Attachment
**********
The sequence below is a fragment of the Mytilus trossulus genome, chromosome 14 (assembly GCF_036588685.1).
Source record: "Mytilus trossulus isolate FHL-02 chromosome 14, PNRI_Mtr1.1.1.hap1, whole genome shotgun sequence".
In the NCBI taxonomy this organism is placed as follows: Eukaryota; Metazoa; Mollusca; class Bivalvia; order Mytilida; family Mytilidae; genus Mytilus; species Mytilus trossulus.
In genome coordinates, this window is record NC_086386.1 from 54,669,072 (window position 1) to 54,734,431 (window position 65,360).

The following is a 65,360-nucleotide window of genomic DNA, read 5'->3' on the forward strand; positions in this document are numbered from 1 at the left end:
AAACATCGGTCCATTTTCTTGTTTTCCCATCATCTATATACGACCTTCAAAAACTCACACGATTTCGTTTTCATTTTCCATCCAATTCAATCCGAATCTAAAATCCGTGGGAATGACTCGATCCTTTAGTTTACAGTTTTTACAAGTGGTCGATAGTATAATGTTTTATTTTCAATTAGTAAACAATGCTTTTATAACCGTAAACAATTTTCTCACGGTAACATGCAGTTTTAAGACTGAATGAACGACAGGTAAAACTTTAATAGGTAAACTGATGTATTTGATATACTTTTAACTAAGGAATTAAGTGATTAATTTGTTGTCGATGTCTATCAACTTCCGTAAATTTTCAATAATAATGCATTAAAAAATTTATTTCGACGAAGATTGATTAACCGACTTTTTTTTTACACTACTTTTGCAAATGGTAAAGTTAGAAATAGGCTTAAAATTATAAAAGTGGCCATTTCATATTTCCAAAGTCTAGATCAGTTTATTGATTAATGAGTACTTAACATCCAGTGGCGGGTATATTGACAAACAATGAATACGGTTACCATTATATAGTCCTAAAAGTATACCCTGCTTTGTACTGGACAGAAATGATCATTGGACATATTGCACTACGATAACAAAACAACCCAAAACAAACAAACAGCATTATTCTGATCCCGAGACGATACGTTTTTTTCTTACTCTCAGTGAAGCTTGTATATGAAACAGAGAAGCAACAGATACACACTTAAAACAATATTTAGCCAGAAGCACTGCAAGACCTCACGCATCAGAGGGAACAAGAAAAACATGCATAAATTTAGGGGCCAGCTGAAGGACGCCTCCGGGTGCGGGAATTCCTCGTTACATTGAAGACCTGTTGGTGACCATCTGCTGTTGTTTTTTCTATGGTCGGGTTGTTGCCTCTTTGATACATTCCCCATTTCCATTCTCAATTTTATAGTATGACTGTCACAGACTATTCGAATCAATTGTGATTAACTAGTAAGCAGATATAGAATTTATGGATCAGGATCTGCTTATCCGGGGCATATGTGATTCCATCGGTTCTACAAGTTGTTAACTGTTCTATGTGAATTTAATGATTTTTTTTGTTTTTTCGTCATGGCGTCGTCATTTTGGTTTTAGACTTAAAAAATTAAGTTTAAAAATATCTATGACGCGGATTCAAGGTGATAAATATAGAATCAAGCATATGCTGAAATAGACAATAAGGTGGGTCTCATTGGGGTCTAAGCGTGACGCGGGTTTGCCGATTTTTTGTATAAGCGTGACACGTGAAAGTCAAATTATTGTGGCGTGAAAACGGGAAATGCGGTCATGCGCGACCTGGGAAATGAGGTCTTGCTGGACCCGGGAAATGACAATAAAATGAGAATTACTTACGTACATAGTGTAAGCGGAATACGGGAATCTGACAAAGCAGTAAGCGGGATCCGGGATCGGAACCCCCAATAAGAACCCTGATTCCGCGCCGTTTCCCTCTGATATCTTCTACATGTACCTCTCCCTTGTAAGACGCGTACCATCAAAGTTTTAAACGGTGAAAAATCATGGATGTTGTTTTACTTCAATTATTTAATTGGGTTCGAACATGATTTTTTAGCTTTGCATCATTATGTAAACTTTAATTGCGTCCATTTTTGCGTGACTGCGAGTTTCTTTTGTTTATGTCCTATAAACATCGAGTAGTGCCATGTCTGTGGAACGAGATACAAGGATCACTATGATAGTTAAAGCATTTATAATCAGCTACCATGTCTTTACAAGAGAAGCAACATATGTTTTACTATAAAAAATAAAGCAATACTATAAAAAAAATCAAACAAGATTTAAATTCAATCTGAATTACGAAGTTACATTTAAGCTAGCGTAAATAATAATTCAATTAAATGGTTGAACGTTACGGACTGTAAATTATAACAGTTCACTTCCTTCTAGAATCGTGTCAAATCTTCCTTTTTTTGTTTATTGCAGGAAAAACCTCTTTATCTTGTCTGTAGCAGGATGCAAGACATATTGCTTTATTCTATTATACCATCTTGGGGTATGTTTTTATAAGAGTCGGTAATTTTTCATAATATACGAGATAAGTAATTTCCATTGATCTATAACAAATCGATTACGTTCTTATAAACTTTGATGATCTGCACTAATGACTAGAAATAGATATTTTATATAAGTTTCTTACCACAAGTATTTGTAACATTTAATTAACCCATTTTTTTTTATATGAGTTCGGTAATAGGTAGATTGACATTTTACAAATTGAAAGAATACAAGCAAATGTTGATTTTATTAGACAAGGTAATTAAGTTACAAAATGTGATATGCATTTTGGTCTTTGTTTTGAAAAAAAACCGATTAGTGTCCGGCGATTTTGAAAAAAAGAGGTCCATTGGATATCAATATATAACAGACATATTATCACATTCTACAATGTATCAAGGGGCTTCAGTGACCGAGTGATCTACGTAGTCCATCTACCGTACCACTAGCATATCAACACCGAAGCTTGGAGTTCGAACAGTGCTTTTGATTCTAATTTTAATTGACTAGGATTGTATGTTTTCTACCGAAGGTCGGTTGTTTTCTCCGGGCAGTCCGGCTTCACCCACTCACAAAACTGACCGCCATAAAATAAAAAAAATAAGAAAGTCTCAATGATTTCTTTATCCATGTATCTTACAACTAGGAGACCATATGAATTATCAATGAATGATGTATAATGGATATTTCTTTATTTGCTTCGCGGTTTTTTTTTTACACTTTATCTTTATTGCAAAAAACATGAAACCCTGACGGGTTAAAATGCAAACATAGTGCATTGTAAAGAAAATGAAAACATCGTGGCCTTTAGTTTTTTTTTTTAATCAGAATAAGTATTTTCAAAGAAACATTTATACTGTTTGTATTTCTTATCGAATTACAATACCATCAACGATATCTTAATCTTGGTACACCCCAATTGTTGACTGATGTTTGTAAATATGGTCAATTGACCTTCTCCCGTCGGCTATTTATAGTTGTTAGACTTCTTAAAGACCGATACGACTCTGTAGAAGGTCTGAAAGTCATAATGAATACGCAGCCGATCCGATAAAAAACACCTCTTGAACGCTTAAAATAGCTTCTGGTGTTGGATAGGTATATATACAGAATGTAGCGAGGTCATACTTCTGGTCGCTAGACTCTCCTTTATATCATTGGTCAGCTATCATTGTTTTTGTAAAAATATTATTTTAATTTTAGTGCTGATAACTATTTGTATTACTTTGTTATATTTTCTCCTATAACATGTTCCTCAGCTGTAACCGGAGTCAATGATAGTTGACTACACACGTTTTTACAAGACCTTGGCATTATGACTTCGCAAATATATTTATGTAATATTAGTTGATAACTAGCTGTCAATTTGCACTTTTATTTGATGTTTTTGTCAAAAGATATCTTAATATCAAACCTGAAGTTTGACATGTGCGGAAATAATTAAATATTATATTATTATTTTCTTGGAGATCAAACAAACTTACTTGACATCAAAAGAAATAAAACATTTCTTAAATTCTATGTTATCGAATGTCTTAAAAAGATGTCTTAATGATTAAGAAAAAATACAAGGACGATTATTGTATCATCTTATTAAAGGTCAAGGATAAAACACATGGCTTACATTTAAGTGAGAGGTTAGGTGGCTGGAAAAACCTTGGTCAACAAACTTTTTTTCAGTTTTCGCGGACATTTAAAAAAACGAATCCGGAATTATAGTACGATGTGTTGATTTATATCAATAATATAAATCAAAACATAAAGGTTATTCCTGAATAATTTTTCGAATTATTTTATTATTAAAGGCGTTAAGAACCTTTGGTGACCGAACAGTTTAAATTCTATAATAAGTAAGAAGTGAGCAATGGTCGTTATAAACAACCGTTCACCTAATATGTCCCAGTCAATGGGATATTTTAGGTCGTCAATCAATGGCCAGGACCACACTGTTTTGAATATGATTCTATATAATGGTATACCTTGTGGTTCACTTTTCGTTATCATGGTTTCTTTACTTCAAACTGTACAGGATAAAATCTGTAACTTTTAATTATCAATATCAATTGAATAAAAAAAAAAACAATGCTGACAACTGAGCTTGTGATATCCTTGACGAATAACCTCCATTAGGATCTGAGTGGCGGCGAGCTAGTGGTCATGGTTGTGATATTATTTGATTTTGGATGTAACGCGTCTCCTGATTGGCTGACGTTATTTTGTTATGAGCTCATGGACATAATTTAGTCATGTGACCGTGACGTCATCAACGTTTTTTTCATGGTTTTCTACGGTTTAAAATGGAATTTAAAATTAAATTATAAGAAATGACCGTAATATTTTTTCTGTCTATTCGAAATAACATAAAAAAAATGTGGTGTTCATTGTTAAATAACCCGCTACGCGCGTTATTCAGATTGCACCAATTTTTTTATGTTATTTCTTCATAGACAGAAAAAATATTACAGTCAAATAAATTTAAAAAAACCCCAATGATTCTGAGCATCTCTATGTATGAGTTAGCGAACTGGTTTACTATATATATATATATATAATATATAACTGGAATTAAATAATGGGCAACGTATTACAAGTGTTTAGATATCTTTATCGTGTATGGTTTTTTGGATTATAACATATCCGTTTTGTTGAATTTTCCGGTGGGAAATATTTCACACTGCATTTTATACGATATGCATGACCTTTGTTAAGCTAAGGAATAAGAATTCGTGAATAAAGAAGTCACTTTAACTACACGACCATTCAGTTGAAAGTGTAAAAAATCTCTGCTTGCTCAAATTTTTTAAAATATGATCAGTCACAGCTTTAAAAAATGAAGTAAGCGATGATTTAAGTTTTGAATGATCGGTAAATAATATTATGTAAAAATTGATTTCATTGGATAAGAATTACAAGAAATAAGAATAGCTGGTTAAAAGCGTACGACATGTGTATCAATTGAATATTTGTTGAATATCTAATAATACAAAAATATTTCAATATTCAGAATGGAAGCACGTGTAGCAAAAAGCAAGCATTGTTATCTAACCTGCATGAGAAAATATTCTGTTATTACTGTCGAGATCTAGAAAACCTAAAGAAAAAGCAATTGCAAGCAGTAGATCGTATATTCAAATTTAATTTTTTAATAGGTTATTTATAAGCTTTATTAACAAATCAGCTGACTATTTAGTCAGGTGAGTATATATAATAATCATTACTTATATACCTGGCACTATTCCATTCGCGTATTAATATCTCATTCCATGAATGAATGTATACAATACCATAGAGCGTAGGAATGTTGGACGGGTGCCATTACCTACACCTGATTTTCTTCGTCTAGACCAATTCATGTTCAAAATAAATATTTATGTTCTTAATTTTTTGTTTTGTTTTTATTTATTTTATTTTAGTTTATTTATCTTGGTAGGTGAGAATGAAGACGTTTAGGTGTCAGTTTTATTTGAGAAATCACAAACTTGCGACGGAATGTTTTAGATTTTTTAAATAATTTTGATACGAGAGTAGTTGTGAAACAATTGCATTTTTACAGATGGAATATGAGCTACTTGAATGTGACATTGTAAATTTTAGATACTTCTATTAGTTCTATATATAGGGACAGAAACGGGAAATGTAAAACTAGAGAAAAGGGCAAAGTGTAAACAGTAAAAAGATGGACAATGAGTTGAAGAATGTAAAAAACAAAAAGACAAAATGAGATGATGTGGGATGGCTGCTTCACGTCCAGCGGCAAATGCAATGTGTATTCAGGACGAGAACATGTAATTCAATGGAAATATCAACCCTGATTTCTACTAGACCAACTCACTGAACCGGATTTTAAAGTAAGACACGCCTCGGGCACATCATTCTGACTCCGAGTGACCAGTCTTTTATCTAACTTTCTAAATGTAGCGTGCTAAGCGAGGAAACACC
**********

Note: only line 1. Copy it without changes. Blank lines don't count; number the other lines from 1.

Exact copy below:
The sequence below is a fragment of the Mytilus trossulus genome, chromosome 14 (assembly GCF_036588685.1).